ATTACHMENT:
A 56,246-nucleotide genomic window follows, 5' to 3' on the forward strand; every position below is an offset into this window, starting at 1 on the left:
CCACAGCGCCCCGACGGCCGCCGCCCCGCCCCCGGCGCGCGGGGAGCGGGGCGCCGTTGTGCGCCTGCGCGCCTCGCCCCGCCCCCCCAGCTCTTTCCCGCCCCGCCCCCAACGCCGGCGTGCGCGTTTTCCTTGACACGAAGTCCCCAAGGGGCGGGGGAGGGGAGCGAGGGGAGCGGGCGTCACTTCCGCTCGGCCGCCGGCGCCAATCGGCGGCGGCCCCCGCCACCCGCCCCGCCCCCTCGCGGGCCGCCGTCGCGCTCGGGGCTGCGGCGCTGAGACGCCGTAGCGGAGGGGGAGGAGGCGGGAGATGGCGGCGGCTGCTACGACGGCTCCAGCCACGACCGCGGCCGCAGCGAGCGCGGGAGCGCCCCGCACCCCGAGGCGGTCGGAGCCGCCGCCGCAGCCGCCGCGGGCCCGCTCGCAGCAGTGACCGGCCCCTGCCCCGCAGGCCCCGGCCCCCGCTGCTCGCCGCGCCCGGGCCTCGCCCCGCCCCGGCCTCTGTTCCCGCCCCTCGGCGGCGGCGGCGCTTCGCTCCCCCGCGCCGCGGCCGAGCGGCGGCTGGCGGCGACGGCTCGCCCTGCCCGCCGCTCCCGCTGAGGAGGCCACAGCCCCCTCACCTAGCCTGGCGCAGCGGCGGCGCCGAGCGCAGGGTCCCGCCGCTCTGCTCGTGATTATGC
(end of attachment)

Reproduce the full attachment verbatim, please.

A 56,246-nucleotide genomic window follows, 5' to 3' on the forward strand; every position below is an offset into this window, starting at 1 on the left:
CCACAGCGCCCCGACGGCCGCCGCCCCGCCCCCGGCGCGCGGGGAGCGGGGCGCCGTTGTGCGCCTGCGCGCCTCGCCCCGCCCCCCCAGCTCTTTCCCGCCCCGCCCCCAACGCCGGCGTGCGCGTTTTCCTTGACACGAAGTCCCCAAGGGGCGGGGGAGGGGAGCGAGGGGAGCGGGCGTCACTTCCGCTCGGCCGCCGGCGCCAATCGGCGGCGGCCCCCGCCACCCGCCCCGCCCCCTCGCGGGCCGCCGTCGCGCTCGGGGCTGCGGCGCTGAGACGCCGTAGCGGAGGGGGAGGAGGCGGGAGATGGCGGCGGCTGCTACGACGGCTCCAGCCACGACCGCGGCCGCAGCGAGCGCGGGAGCGCCCCGCACCCCGAGGCGGTCGGAGCCGCCGCCGCAGCCGCCGCGGGCCCGCTCGCAGCAGTGACCGGCCCCTGCCCCGCAGGCCCCGGCCCCCGCTGCTCGCCGCGCCCGGGCCTCGCCCCGCCCCGGCCTCTGTTCCCGCCCCTCGGCGGCGGCGGCGCTTCGCTCCCCCGCGCCGCGGCCGAGCGGCGGCTGGCGGCGACGGCTCGCCCTGCCCGCCGCTCCCGCTGAGGAGGCCACAGCCCCCTCACCTAGCCTGGCGCAGCGGCGGCGCCGAGCGCAGGGTCCCGCCGCTCTGCTCGTGATTATGC